Good morning, Broadsheet readers! Beyoncé cuts ties with the Topshop chairman accused of sexual harassment, New York lawmakers speak out against Amazon, and Theresa May is in the fight of her political life. Have a fantastic Friday.
• Glass cliff crisis. Having a tough week? Theresa May can relate.
The U.K. prime minister has spent the past few days banging her head against the tallest and stoniest of British walls: convincing Parliament to support her Brexit deal, an arrangement that requires the U.K. to maintain some ties to the bloc for years after its formal withdrawal.
For those who have not been following the headlines out of Britain, a quick summary:
On Wednesday, May held what has been described as a “fraught,” five-hour meeting about the plan with her cabinet, emerging in the evening to announce that the group had agreed to back the deal. Thursday morning, though, that uneasy support had evaporated: six government ministers—including Brexit Secretary Dominic Raab—resigned. May’s appearance before Parliament yesterday went no better. She took more than three hours of highly critical questions and found few allies among her own Conservatives—much less members of other parties. “It is mathematically impossible to get this deal through,” Conservative Mark Francois told the Wall Street Journal.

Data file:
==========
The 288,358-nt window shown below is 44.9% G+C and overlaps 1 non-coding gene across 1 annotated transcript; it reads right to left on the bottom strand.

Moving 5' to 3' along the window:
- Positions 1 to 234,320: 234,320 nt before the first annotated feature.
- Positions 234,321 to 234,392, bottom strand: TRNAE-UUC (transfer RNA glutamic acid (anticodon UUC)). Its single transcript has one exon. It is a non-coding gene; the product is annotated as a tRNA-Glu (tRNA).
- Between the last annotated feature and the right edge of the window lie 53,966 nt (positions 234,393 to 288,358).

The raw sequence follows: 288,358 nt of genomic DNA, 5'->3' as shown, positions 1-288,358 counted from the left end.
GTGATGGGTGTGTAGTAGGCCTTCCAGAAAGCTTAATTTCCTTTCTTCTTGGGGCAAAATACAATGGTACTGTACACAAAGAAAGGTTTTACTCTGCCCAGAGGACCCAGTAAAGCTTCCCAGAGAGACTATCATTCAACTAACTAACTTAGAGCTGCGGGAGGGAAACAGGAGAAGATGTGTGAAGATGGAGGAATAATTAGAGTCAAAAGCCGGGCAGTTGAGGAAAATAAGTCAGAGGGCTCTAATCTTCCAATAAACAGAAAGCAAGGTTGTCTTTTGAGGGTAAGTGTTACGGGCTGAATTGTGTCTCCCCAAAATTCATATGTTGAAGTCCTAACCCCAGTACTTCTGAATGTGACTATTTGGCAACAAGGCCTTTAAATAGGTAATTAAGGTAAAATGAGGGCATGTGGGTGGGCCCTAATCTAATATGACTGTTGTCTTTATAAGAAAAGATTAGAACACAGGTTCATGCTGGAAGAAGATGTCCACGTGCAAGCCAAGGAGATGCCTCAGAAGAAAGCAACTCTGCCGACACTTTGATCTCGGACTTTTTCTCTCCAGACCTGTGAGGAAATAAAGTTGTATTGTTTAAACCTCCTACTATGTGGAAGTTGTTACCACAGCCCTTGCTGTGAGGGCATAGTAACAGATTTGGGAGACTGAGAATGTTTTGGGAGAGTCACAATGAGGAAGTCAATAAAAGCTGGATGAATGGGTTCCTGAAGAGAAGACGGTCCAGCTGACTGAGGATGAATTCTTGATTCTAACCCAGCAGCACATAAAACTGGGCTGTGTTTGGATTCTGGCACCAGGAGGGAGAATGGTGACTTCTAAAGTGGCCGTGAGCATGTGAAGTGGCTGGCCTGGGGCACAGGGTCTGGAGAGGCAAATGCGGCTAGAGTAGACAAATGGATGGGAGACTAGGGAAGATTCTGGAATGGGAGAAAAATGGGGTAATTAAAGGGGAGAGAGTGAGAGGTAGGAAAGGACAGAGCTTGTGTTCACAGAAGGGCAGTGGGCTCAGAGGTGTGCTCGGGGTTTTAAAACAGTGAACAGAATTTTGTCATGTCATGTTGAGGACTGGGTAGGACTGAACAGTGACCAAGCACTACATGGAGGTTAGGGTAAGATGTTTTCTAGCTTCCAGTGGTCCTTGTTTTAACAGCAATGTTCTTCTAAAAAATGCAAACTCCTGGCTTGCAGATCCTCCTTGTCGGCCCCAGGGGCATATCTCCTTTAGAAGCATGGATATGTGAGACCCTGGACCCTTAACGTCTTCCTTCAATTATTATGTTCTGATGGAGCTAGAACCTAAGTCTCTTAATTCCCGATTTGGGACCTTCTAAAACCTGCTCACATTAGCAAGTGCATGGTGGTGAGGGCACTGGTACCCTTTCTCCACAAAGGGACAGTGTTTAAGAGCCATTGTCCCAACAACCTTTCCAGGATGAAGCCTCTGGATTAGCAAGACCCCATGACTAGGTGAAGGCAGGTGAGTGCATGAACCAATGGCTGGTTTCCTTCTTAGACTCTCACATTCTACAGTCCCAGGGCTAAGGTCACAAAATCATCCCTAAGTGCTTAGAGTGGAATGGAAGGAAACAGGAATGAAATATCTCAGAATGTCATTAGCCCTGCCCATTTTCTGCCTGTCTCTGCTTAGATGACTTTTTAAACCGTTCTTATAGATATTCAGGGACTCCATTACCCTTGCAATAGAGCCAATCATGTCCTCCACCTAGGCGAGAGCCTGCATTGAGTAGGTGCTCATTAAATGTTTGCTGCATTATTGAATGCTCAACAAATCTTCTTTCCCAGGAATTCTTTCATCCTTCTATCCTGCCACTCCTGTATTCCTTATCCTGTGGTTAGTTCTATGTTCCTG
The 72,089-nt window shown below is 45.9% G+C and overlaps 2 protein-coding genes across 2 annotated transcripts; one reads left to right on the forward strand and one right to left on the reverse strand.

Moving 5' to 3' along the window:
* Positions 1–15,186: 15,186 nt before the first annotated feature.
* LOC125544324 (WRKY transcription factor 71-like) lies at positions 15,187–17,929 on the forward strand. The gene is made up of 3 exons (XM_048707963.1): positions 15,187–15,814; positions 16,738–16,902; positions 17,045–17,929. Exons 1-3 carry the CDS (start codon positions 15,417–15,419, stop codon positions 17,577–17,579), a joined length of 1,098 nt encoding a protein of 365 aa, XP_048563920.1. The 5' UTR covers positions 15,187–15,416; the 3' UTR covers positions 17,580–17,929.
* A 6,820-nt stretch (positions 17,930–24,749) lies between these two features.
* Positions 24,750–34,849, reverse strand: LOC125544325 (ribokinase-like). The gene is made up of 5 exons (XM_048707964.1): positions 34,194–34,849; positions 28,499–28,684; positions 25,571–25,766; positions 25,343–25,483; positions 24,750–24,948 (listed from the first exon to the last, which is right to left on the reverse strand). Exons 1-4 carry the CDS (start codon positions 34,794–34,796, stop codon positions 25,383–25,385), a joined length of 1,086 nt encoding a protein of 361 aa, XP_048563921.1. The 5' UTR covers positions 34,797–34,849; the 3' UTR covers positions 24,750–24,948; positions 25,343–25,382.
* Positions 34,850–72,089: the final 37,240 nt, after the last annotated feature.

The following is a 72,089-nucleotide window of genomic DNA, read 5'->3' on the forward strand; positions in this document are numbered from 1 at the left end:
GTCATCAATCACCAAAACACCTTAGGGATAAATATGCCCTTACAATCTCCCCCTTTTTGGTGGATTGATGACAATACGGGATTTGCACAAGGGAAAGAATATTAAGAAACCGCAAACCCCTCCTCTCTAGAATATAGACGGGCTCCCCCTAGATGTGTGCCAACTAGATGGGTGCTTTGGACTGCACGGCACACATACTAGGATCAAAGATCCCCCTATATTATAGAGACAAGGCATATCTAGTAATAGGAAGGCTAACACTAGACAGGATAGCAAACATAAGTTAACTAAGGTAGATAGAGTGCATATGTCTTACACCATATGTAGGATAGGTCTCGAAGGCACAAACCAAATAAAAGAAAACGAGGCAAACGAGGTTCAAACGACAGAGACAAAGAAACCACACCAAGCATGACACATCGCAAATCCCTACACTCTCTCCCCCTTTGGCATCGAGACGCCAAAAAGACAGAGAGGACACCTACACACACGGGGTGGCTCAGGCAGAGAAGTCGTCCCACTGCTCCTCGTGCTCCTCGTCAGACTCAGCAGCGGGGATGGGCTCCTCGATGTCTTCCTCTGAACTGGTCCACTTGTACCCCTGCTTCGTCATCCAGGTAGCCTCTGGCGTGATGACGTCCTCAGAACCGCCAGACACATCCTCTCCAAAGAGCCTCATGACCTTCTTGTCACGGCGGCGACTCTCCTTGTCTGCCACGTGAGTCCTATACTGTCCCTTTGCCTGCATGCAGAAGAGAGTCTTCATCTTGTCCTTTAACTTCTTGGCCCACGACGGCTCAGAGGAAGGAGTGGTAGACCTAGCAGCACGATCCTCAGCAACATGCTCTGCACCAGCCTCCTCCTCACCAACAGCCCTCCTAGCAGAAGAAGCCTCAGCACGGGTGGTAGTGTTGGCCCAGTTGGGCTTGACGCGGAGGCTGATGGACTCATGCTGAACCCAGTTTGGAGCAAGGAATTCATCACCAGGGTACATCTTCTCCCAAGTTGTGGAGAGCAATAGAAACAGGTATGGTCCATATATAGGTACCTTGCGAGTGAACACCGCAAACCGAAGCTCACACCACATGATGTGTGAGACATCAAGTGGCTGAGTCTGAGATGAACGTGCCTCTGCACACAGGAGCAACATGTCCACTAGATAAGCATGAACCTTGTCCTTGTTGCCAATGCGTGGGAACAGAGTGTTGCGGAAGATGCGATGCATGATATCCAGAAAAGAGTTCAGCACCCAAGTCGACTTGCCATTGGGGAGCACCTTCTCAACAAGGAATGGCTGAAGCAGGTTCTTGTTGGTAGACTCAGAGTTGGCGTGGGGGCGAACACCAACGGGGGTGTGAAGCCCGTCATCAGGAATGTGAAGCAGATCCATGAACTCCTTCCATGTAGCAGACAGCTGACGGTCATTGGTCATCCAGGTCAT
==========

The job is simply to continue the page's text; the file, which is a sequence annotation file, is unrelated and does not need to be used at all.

Now, her leadership hangs in the balance. At least 20 members of her own party have submitted letters of no-confidence; 48 such letters are required in order to trigger a vote. It’s not clear whether the anti-May faction will be able to muster that number, though we should get a clearer idea in the next few days.
But despite it all, May ended Thursday on a steely note, saying, “Leadership is about taking the right decisions, not the easy ones. Am I going to see this through? Yes.”
While the events of this week are certainly an extreme, May must be used to having the odds stacked against her. She assumed the prime minister job following David Cameron’s resignation in the wake of the shocking referendum vote—and after the frontrunner to become PM, pro-Brexit Boris Johnson, ran away from job. In working to extricate Britain from the EU—an unprecedented task—May has faced aggressive pushback from Brussels, from her political opponents, and from factions of her own party. Her job is certainly one of the starkest examples ever of the proverbial glass cliff. That she’s maintained her grip on that precarious perch for so long is impressive—now the question is: Can she hang on?
ALSO IN THE HEADLINES
• Boy, bye. Beyoncé’s Ivy Park brand was a 50-50 partnership with the company chaired by Philip Green, who has been accused of sexual harassment, racist abuse, and bullying. On Wednesday, Beyoncé bought out Green’s stake. (Well, technically Bey’s Parkwood Entertainment bought out Arcadia Group Ltd, the retail group that encompasses Topshop and other brands.) Fortune